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Periodical article Periodical article Leiden University catalogue Leiden University catalogue WorldCat catalogue WorldCat
Title:From Camp to Encompassment: Discourses of Transsubjectivity in the Ghanaian Pentecostal Diaspora
Author:Dijk, Rijk A. vanISNI
Periodical:Journal of Religion in Africa
Geographic terms:Netherlands
Subjects:Baptist Church
Religion and Witchcraft
External link:https://www.jstor.org/stable/1581683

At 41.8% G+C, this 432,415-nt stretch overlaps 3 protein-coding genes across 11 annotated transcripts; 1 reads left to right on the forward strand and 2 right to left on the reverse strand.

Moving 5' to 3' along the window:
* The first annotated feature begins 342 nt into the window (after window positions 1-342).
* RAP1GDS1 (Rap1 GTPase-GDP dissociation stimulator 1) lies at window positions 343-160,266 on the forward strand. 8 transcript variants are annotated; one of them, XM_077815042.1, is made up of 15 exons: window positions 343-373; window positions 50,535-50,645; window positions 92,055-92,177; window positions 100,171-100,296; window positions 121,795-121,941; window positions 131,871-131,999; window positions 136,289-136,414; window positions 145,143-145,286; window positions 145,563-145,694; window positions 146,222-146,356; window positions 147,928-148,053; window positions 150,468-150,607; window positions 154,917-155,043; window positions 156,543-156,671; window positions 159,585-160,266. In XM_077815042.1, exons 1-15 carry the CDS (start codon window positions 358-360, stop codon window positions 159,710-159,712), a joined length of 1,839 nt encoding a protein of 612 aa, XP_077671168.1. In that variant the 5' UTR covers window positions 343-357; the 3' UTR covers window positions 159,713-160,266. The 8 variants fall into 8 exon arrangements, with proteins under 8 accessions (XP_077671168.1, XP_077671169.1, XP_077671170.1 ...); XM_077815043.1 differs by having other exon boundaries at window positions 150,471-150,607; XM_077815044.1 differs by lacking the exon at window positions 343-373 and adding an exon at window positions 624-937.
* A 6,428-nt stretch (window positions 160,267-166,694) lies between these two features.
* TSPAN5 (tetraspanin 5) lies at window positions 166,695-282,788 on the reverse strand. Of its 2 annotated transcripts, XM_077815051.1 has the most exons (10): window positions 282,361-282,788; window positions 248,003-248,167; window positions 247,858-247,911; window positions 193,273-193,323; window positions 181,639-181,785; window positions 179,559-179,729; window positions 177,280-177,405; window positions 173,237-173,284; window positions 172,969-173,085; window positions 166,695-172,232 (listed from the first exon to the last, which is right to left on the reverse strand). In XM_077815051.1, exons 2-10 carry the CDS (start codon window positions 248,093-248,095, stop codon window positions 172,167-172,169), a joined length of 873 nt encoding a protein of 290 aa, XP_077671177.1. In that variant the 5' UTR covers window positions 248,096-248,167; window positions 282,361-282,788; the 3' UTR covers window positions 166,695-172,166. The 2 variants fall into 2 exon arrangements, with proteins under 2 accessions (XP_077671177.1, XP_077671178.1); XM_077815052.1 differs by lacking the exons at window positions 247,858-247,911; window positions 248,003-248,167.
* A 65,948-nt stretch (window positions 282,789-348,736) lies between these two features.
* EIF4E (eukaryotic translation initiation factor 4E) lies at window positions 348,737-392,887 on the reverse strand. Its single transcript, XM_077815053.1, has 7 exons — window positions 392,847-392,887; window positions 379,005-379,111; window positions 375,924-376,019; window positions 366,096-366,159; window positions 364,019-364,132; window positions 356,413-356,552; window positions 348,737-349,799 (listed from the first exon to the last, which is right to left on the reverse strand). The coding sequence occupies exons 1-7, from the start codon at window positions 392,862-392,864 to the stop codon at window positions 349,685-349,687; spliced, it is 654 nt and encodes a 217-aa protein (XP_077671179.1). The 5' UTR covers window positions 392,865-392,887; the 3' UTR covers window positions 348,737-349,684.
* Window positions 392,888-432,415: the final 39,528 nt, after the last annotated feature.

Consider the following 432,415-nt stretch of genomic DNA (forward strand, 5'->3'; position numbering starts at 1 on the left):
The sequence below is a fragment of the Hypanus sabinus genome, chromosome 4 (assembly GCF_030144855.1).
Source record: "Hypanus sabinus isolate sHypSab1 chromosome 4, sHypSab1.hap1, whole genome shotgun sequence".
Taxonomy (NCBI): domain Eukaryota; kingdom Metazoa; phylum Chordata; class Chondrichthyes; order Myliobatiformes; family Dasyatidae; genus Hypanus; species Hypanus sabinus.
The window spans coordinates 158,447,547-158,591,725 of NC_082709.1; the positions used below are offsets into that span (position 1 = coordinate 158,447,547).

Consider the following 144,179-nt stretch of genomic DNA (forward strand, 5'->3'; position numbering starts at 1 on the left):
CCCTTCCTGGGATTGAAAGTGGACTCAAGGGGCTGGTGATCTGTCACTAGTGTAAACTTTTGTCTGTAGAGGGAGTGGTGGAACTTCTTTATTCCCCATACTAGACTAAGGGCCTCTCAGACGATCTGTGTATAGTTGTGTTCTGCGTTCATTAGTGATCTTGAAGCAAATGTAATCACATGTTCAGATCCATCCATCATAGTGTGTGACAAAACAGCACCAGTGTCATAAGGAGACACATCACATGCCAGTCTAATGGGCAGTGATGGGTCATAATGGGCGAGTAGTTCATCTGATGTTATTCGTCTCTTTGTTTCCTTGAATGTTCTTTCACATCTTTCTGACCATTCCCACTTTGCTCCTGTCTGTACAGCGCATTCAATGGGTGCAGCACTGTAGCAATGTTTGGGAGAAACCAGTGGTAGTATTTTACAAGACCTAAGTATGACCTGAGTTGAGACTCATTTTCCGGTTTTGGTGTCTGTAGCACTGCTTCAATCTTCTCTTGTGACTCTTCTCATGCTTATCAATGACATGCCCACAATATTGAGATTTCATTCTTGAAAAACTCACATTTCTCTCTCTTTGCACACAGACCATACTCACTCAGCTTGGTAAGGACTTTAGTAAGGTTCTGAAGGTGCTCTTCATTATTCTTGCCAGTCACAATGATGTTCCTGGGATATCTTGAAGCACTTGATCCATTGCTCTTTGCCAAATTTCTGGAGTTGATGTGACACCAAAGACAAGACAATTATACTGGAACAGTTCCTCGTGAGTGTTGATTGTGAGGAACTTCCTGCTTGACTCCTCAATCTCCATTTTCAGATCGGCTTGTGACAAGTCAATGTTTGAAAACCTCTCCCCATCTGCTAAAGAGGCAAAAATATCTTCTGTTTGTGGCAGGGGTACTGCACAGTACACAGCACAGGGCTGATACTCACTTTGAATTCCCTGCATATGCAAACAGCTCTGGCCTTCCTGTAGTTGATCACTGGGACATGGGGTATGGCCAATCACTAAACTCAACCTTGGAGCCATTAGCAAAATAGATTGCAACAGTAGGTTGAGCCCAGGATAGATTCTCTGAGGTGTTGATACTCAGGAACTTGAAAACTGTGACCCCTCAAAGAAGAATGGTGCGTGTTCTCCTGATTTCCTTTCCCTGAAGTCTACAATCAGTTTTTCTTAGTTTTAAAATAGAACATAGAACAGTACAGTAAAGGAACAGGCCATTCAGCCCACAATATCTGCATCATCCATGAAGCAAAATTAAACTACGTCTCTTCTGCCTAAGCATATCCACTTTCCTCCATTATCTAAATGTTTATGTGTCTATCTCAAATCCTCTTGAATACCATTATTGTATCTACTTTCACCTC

Abstract:This article explores the role of religion in identity formation in situations where individuals are engaged in intercontinental diasporic movement, starting from R.P. Werbner's notion that religion and strangerhood transform together. In particular, the author examines the diaspora of Ghanaians in the Netherlands and the role Ghanaian Pentecostalism appears to play in the forming of their identity as strangers in Dutch society. The author uses the term 'transsubjectivity' to indicate those processes by which religion deals with strangerhood as shaped by the power of the modern African and Western nation-State. He distinguishes two discourses in present-day Ghanaian Pentecostalism. The first, which he calls 'sending' discourse, involves so-called prayer camps in Ghana, to which (prospective) migrants may turn for spiritual help and protection in their transnational travel. The second, or 'receiving', discourse relates to the figure of the Pentecostal leader in the diaspora who represents the 'abusua panyin', the family head. These two discourses 'inject' the migrant differently into transnational interconnectedness, and they deal differently with the body personal and the ways in which techniques of the self are employed in constructing the subjectivity of the Ghanaian as migrant and stranger. Bibliogr., notes.